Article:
Branislav Dešković, Dog Tracking, 1912.

Branislav Dešković
(1883 – 1939)
Dog Tracking, 1912.
casting, bronze
24 x 40 x 17.5 cm

Branislav Dešković attended the advanced course of the Italian sculptor Antonio Dal Zòtto at the Academy of Fine Arts in Venice (1903-1905). He stayed briefly in Vienna, and in 1907 he moved to Paris, where he regularly exhibited at the Salons (1908-1921).
Dešković’s earliest works were influenced by Academicism and the Italian Verists. During his studies at the Academy of Fine Arts in Venice, he sculpted a series of realist portrait reliefs, such as the Portrait of a Bearded Man from 1904. Whenever he travelled to Croatia, he modelled sculptures under the influence of the patriotic ideology, and in the spirit of Art Nouveau and stylised monumentalism. After having led a bohemian lifestyle and once his health started deteriorating, in 1921 he settled down in Split.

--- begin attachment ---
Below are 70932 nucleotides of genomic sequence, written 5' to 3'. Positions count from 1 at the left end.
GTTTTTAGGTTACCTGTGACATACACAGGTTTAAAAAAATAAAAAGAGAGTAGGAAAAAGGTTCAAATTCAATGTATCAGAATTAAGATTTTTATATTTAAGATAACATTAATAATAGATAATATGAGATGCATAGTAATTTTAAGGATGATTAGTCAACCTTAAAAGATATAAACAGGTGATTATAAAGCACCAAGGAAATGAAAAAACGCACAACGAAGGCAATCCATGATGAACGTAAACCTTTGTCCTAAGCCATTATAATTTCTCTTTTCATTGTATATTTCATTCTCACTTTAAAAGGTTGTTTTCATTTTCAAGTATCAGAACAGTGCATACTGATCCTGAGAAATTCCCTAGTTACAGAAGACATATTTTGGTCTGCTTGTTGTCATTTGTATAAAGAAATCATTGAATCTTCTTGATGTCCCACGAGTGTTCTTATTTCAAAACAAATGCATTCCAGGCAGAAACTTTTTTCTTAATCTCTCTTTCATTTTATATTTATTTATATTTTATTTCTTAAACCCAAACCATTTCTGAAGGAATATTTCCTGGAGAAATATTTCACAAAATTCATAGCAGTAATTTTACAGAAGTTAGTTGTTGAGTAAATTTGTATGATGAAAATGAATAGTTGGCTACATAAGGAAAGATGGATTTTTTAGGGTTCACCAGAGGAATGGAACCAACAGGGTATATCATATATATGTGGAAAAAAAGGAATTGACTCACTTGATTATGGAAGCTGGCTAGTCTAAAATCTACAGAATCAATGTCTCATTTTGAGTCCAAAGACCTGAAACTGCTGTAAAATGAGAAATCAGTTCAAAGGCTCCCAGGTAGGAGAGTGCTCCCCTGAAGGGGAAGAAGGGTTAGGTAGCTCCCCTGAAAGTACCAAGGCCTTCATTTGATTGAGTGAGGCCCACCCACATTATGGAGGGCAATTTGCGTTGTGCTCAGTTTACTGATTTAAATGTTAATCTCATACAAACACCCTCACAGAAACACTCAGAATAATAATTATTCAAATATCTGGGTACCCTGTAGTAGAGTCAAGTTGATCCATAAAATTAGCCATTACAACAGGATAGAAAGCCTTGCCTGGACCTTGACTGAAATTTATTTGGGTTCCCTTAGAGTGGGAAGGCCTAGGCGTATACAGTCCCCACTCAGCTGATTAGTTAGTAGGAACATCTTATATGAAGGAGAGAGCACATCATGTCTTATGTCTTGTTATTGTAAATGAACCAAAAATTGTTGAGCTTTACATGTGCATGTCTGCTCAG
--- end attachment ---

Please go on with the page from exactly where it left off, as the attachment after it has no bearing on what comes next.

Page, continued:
He is best known for his dynamic sculptures of hunting dogs modelled as freestanding sculptures and in typical poses, and is considered to be the most prominent animalist in Croatian modern sculpture. He modelled them under the influence of Rodin’s sculpture, in his very own version of Impressionism.
Dešković was a passionate hunter and, as a connoisseur of animals, he modelled hunting dogs performing different tasks and in various poses. A Dog Tracking is a perfect impression of a hunting dog frozen in action. The entire elongated body of the hunting dog is nervously tense and focused on its primary task.

Text: Tatijana Gareljić, museum consultant of the National Museum of Modern Art © National Museum of Modern Art, Zagreb
Translated by: Robertina Tomić
Photo: Goran Vranić © National Museum of Modern Art, Zagreb

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